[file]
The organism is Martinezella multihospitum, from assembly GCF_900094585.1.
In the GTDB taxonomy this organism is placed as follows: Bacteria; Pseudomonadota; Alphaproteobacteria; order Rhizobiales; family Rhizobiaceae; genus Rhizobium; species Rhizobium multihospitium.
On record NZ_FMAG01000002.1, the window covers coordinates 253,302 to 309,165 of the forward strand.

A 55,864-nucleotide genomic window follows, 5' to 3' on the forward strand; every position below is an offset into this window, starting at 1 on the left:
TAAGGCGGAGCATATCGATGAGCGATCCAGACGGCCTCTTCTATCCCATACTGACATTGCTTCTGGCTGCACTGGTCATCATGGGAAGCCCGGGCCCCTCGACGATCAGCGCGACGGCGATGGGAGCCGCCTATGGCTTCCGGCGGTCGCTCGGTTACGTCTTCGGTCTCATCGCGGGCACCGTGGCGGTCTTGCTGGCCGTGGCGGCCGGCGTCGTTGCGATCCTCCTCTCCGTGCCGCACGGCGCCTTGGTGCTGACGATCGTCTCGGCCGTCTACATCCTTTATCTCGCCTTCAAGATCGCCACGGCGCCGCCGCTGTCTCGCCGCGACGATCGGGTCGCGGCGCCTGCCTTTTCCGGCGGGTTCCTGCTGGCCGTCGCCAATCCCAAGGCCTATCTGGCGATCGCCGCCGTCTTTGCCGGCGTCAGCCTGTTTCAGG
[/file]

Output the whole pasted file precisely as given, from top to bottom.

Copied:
The organism is Martinezella multihospitum, from assembly GCF_900094585.1.
In the GTDB taxonomy this organism is placed as follows: Bacteria; Pseudomonadota; Alphaproteobacteria; order Rhizobiales; family Rhizobiaceae; genus Rhizobium; species Rhizobium multihospitium.
On record NZ_FMAG01000002.1, the window covers coordinates 253,302 to 309,165 of the forward strand.

A 55,864-nucleotide genomic window follows, 5' to 3' on the forward strand; every position below is an offset into this window, starting at 1 on the left:
TAAGGCGGAGCATATCGATGAGCGATCCAGACGGCCTCTTCTATCCCATACTGACATTGCTTCTGGCTGCACTGGTCATCATGGGAAGCCCGGGCCCCTCGACGATCAGCGCGACGGCGATGGGAGCCGCCTATGGCTTCCGGCGGTCGCTCGGTTACGTCTTCGGTCTCATCGCGGGCACCGTGGCGGTCTTGCTGGCCGTGGCGGCCGGCGTCGTTGCGATCCTCCTCTCCGTGCCGCACGGCGCCTTGGTGCTGACGATCGTCTCGGCCGTCTACATCCTTTATCTCGCCTTCAAGATCGCCACGGCGCCGCCGCTGTCTCGCCGCGACGATCGGGTCGCGGCGCCTGCCTTTTCCGGCGGGTTCCTGCTGGCCGTCGCCAATCCCAAGGCCTATCTGGCGATCGCCGCCGTCTTTGCCGGCGTCAGCCTGTTTCAGG